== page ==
Costs here will include any capital costs (cars, buildings or significant equipment) as well as recurrent costs in the form budgets for salaries and wages, goods and services, replacements, maintenance and repairs.

This is a finance assignment. This costing exercise is the core of this assignment.

For your recommended service there needs to be an operational budget that looks at the line items to cover a year of operations.

Salaries and Wages (S&W)

Goods and Services (G&S)

Replacements, Maintenance and Repairs (RMR).

This budget will itemize all major expenses in the body and in the appendix it will show this budget broken up into individual items (x nurses type y at $n) but stationery will be just stationery – not every pencil.

Where there are significant capital items theses should be listed in a separate capital budget (Cars, computers, buildings and software are all examples of capital items).

For alternate options there needs only to be a major headings budget for the year.

Then as you are preparing to show a break even analysis, that is, the operational budget should be presented to show fixed costs and variable costs for the year.

Remember ‘budgets’ include statements of activity (which you will need in the break even analysis) as well as dollars.

2.4.4 Identify non quantifiable factors

These may include public relations, effects on the environment, on social welfare and social capital.

2.4.5 Assess the benefits

These will include benefits to individuals as well as financial returns to the organisation (if any). In a real case where there is a significant capital cost, this would include an economic analysis, but for your project it is not required.

2.4.6 Financial analysis

Calculate the breakeven activity and breakeven income for your service. If the service is delivered free of charge, estimate a dollar benefit to the recipient to use instead of a service fee. (Email the lecturer about your options for estimating income when the service is free at the point of delivery.)

  • Risks

2.5.1 Identify the risks of your proposal and the implicit risk if it does not occur.

2.5.2 What is the impact of these risks?

Consider the probability of the risk, the management strategies to address the risk, whether any additional costs will be incurred and whether any contingency needs to be provided to cover the risks.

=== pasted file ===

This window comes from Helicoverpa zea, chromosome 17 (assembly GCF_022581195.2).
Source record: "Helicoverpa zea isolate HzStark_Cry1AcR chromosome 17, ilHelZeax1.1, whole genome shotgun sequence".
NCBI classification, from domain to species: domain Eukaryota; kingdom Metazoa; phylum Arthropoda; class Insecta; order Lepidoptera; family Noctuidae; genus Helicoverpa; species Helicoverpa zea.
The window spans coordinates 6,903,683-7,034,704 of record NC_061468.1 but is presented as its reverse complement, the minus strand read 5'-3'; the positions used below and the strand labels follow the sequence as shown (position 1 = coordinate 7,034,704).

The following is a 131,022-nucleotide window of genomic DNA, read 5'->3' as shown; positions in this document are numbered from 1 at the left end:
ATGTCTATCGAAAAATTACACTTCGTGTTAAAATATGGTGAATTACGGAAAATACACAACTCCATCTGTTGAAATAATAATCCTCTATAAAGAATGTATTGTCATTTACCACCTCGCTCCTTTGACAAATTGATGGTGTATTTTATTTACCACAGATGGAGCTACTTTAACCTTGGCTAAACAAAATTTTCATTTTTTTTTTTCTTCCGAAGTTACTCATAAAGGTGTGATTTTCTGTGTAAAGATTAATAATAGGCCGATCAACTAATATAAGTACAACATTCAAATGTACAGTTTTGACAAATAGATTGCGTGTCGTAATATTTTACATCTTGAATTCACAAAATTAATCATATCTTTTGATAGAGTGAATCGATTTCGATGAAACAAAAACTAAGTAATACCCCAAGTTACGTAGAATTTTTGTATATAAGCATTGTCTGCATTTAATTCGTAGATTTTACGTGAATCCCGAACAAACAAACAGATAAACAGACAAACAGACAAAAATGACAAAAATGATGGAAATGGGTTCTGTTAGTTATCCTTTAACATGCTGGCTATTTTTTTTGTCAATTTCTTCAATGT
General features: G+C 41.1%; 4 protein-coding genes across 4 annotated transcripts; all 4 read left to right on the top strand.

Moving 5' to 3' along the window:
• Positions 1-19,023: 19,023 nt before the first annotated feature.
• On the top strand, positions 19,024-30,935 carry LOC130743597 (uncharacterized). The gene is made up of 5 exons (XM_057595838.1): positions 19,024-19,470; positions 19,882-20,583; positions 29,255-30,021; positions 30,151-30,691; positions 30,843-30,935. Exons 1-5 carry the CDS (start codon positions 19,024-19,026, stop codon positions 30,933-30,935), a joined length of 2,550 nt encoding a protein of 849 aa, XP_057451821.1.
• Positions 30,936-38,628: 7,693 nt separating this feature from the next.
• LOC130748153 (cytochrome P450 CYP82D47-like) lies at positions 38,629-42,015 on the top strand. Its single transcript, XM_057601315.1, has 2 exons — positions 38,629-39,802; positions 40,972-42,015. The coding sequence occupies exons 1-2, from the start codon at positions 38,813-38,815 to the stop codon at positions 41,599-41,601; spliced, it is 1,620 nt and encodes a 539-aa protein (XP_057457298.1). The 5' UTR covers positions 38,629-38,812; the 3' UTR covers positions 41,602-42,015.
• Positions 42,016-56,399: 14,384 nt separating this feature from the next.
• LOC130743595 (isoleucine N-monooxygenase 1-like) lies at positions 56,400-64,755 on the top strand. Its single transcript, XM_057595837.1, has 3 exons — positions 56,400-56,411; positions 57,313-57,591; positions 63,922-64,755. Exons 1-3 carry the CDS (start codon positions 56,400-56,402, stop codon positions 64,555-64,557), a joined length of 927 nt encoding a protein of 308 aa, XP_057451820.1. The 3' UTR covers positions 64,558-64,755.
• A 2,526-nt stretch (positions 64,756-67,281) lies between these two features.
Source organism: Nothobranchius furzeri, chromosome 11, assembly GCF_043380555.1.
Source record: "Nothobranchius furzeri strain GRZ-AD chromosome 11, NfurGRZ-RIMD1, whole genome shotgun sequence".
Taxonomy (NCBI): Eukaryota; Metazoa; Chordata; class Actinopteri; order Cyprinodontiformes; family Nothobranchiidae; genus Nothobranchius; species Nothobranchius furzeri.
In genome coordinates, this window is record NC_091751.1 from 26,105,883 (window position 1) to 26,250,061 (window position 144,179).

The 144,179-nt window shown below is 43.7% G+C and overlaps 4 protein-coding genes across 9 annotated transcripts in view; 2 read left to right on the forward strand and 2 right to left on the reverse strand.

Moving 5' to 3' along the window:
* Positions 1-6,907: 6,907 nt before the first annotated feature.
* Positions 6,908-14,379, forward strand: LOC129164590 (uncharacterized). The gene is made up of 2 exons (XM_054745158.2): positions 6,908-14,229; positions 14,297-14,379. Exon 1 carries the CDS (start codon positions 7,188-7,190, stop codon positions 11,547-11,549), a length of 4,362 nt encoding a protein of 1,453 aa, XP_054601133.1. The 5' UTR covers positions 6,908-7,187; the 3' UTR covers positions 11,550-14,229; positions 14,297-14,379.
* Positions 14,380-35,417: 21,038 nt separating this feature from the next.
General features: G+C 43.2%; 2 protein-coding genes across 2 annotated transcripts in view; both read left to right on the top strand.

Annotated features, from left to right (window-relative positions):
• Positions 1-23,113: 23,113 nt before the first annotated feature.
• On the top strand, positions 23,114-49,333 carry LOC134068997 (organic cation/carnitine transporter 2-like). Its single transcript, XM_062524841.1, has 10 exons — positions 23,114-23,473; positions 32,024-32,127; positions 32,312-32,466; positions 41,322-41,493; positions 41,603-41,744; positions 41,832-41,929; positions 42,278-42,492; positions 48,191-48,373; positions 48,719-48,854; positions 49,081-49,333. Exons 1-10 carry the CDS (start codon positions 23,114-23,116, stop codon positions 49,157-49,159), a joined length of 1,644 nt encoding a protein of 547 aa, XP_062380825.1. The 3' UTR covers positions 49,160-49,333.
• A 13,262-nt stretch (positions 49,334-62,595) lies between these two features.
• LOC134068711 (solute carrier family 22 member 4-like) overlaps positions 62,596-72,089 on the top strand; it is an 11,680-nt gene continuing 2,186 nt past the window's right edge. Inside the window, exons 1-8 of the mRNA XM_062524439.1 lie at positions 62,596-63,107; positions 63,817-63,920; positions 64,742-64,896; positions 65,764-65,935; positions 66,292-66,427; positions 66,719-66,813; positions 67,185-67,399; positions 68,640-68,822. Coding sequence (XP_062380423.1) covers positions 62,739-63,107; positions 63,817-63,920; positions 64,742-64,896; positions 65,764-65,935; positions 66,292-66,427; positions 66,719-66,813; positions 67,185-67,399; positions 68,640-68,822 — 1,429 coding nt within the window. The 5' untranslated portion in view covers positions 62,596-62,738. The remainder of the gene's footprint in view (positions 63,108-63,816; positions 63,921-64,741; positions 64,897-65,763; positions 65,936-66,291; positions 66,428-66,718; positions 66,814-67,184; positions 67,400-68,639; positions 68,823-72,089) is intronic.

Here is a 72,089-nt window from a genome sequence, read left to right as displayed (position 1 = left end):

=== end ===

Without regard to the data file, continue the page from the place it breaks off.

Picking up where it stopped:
• How will the service be managed?

2.6.1 Describe the governance arrangements for the project

2.6.2 Are there technical standards that need to be addressed? If so, how?

2.6.3 What are the key steps in implementing your proposal?

2.6.4 How will the changes from the present arrangements be managed?

2.6.5 Show how the risks identified above will be managed.

The table shows the method for the calculation of ‘risk exposure’.[2]

Where the risk exposure is ‘very high’ there needs to be a plan to manage the risk. For your proposal the outline of the process is all that is required.

Source: NSW Treasury (2008) Guidelines for Capital Business Cases  page 38

2.6.6 Identify the performance measures that will indicate success for the project?

  • Change Management
    • Document the change management roles and responsibilities that must be in place for the service you propose to function effectively.

In a real implementation change management is a critical part of the implementation strategy. In this assignment the word limit means that there is not room for more than a very brief consideration of change management. None-the-less you should think about the things that need to be managed to successfully implement your proposal.

  • Appendices

Include as appendices all calculations, tables and other evidence needed to support the proposal.

[1] NSW Treasury (2008) Guidelines for Capital Business Cases  Page i,  retrieved from the world wide web August 23, 2009


[2] Ibid page 38